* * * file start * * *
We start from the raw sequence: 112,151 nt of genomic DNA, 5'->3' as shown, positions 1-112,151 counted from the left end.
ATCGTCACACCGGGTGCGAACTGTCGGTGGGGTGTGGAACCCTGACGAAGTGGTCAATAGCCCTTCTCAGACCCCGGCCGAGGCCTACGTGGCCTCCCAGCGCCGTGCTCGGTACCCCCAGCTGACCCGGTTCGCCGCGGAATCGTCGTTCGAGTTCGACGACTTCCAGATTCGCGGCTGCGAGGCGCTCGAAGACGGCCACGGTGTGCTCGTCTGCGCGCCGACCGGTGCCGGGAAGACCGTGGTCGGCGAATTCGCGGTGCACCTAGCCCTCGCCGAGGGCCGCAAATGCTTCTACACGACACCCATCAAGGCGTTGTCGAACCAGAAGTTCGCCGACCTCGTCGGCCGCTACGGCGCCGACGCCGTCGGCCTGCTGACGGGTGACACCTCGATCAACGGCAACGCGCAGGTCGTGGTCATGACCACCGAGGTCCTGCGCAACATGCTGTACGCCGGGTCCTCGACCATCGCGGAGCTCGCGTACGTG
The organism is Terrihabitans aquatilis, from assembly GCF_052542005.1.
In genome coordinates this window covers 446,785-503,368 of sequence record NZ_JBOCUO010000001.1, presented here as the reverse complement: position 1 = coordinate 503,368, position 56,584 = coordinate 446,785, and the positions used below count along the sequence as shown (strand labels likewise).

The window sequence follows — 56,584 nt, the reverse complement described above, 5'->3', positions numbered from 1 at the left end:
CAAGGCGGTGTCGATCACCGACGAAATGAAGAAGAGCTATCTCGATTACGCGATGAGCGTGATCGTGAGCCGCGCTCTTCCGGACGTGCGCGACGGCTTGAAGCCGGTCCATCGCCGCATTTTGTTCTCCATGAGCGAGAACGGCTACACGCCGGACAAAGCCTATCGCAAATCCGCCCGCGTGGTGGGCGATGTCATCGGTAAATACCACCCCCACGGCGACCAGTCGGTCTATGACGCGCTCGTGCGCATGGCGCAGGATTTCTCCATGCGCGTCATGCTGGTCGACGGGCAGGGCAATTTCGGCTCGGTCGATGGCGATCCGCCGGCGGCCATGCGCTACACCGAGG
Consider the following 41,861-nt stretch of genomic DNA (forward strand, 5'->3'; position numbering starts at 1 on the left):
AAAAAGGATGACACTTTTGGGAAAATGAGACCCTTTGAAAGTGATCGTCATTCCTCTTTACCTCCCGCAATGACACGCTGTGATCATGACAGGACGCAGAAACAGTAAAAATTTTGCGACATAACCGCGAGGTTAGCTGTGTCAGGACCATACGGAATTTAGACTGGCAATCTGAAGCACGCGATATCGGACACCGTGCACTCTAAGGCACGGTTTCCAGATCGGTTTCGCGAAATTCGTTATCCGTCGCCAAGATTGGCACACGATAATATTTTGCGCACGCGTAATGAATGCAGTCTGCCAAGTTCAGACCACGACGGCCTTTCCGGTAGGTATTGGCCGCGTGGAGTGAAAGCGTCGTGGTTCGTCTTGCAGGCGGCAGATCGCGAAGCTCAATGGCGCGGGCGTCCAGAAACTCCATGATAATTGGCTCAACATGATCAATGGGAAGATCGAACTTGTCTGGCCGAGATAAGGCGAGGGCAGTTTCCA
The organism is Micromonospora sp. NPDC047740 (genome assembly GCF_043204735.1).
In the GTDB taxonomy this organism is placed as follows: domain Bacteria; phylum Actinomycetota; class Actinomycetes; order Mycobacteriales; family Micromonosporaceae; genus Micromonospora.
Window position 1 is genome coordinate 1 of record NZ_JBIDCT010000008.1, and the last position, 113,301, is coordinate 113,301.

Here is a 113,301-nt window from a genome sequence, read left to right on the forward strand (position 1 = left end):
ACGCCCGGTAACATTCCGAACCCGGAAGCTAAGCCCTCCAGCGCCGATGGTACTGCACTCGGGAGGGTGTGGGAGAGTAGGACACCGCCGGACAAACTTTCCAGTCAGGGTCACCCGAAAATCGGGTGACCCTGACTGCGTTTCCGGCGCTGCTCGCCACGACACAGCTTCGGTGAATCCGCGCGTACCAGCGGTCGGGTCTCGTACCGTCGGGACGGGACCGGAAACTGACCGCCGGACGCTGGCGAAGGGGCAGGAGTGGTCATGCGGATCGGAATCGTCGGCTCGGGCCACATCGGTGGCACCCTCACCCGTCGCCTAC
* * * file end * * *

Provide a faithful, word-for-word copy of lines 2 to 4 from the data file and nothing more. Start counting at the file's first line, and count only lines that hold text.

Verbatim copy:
ATCGTCACACCGGGTGCGAACTGTCGGTGGGGTGTGGAACCCTGACGAAGTGGTCAATAGCCCTTCTCAGACCCCGGCCGAGGCCTACGTGGCCTCCCAGCGCCGTGCTCGGTACCCCCAGCTGACCCGGTTCGCCGCGGAATCGTCGTTCGAGTTCGACGACTTCCAGATTCGCGGCTGCGAGGCGCTCGAAGACGGCCACGGTGTGCTCGTCTGCGCGCCGACCGGTGCCGGGAAGACCGTGGTCGGCGAATTCGCGGTGCACCTAGCCCTCGCCGAGGGCCGCAAATGCTTCTACACGACACCCATCAAGGCGTTGTCGAACCAGAAGTTCGCCGACCTCGTCGGCCGCTACGGCGCCGACGCCGTCGGCCTGCTGACGGGTGACACCTCGATCAACGGCAACGCGCAGGTCGTGGTCATGACCACCGAGGTCCTGCGCAACATGCTGTACGCCGGGTCCTCGACCATCGCGGAGCTCGCGTACGTG
The organism is Terrihabitans aquatilis, from assembly GCF_052542005.1.
In genome coordinates this window covers 446,785-503,368 of sequence record NZ_JBOCUO010000001.1, presented here as the reverse complement: position 1 = coordinate 503,368, position 56,584 = coordinate 446,785, and the positions used below count along the sequence as shown (strand labels likewise).